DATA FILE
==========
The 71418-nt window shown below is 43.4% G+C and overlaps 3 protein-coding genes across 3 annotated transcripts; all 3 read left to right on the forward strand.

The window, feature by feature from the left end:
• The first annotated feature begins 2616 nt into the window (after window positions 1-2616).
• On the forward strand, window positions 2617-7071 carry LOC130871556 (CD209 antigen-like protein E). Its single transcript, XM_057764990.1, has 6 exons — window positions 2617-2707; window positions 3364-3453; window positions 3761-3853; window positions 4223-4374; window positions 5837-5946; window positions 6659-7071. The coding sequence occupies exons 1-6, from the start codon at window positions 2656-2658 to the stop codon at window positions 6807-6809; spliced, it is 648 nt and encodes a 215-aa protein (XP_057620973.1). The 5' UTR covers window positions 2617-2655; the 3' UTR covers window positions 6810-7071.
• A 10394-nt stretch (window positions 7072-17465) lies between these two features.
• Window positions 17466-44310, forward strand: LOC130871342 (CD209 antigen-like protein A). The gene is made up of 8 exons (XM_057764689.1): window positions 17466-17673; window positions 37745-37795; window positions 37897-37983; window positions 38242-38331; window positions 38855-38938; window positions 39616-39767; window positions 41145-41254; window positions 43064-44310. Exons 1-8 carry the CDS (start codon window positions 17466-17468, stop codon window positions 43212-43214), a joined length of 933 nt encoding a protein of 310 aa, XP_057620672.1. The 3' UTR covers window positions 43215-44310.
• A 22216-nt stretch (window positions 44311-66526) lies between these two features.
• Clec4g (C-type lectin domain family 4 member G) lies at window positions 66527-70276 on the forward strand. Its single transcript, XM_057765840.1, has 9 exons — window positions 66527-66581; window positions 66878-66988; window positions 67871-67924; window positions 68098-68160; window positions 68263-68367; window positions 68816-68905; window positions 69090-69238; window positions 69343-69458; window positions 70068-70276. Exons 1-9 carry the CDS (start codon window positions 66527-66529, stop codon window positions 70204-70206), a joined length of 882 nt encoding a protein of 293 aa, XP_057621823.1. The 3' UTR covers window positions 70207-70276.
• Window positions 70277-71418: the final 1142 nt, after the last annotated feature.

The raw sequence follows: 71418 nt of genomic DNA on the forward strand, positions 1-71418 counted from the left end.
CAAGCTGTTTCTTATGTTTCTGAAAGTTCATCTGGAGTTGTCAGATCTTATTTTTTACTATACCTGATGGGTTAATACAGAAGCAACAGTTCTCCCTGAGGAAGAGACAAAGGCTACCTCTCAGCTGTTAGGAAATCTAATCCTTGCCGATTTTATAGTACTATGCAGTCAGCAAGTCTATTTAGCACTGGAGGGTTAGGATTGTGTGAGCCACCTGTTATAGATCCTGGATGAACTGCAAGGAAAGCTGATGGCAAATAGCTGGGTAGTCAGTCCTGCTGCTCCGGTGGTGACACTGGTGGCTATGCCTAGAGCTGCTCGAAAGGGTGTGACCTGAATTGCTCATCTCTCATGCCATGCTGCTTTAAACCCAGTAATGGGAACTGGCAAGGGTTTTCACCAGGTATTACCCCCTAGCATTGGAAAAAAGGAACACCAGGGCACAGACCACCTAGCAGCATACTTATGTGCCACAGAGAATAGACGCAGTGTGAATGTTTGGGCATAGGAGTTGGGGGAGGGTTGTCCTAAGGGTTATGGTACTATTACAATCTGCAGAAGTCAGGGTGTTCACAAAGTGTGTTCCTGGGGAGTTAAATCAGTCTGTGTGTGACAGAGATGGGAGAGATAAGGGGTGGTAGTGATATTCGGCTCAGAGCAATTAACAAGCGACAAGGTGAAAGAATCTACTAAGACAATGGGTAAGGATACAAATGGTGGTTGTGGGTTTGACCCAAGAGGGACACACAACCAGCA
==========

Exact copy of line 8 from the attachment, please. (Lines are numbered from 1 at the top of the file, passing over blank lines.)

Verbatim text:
• Clec4g (C-type lectin domain family 4 member G) lies at window positions 66527-70276 on the forward strand. Its single transcript, XM_057765840.1, has 9 exons — window positions 66527-66581; window positions 66878-66988; window positions 67871-67924; window positions 68098-68160; window positions 68263-68367; window positions 68816-68905; window positions 69090-69238; window positions 69343-69458; window positions 70068-70276. Exons 1-9 carry the CDS (start codon window positions 66527-66529, stop codon window positions 70204-70206), a joined length of 882 nt encoding a protein of 293 aa, XP_057621823.1. The 3' UTR covers window positions 70207-70276.